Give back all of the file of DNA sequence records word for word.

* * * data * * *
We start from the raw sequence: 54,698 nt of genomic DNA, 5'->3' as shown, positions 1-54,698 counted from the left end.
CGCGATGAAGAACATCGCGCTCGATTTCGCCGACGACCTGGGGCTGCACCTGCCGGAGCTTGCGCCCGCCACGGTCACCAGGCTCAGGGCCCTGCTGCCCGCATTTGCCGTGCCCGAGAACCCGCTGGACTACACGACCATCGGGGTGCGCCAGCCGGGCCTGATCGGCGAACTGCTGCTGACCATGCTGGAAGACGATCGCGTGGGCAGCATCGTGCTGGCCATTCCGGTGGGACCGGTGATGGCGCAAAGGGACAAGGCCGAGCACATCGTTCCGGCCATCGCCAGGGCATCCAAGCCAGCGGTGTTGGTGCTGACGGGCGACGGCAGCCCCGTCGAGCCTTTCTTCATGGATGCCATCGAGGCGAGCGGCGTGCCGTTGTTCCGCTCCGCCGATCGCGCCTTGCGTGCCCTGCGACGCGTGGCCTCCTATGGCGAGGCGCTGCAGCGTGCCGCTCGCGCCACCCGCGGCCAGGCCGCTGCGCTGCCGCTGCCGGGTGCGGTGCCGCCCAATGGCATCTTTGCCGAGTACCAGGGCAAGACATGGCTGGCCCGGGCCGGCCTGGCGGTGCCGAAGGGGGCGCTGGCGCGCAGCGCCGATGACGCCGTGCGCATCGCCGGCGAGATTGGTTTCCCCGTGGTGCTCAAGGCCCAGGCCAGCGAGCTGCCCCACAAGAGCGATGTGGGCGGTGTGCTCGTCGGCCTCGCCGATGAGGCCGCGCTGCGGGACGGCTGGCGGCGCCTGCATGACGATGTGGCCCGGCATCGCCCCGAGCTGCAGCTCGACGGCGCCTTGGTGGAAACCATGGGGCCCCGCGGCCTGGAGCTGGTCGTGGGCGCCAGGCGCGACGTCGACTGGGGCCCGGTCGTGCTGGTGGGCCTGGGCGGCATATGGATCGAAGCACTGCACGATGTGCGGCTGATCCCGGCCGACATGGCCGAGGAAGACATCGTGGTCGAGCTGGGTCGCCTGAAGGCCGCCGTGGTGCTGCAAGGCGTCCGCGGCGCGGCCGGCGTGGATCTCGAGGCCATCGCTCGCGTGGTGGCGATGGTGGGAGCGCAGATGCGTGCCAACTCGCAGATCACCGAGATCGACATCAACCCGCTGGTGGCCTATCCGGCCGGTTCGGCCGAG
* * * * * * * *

We start from the raw sequence: 54,698 nt of genomic DNA, 5'->3' as shown, positions 1-54,698 counted from the left end.
CGCGATGAAGAACATCGCGCTCGATTTCGCCGACGACCTGGGGCTGCACCTGCCGGAGCTTGCGCCCGCCACGGTCACCAGGCTCAGGGCCCTGCTGCCCGCATTTGCCGTGCCCGAGAACCCGCTGGACTACACGACCATCGGGGTGCGCCAGCCGGGCCTGATCGGCGAACTGCTGCTGACCATGCTGGAAGACGATCGCGTGGGCAGCATCGTGCTGGCCATTCCGGTGGGACCGGTGATGGCGCAAAGGGACAAGGCCGAGCACATCGTTCCGGCCATCGCCAGGGCATCCAAGCCAGCGGTGTTGGTGCTGACGGGCGACGGCAGCCCCGTCGAGCCTTTCTTCATGGATGCCATCGAGGCGAGCGGCGTGCCGTTGTTCCGCTCCGCCGATCGCGCCTTGCGTGCCCTGCGACGCGTGGCCTCCTATGGCGAGGCGCTGCAGCGTGCCGCTCGCGCCACCCGCGGCCAGGCCGCTGCGCTGCCGCTGCCGGGTGCGGTGCCGCCCAATGGCATCTTTGCCGAGTACCAGGGCAAGACATGGCTGGCCCGGGCCGGCCTGGCGGTGCCGAAGGGGGCGCTGGCGCGCAGCGCCGATGACGCCGTGCGCATCGCCGGCGAGATTGGTTTCCCCGTGGTGCTCAAGGCCCAGGCCAGCGAGCTGCCCCACAAGAGCGATGTGGGCGGTGTGCTCGTCGGCCTCGCCGATGAGGCCGCGCTGCGGGACGGCTGGCGGCGCCTGCATGACGATGTGGCCCGGCATCGCCCCGAGCTGCAGCTCGACGGCGCCTTGGTGGAAACCATGGGGCCCCGCGGCCTGGAGCTGGTCGTGGGCGCCAGGCGCGACGTCGACTGGGGCCCGGTCGTGCTGGTGGGCCTGGGCGGCATATGGATCGAAGCACTGCACGATGTGCGGCTGATCCCGGCCGACATGGCCGAGGAAGACATCGTGGTCGAGCTGGGTCGCCTGAAGGCCGCCGTGGTGCTGCAAGGCGTCCGCGGCGCGGCCGGCGTGGATCTCGAGGCCATCGCTCGCGTGGTGGCGATGGTGGGAGCGCAGATGCGTGCCAACTCGCAGATCACCGAGATCGACATCAACCCGCTGGTGGCCTATCCGGCCGGTTCGGCCGAG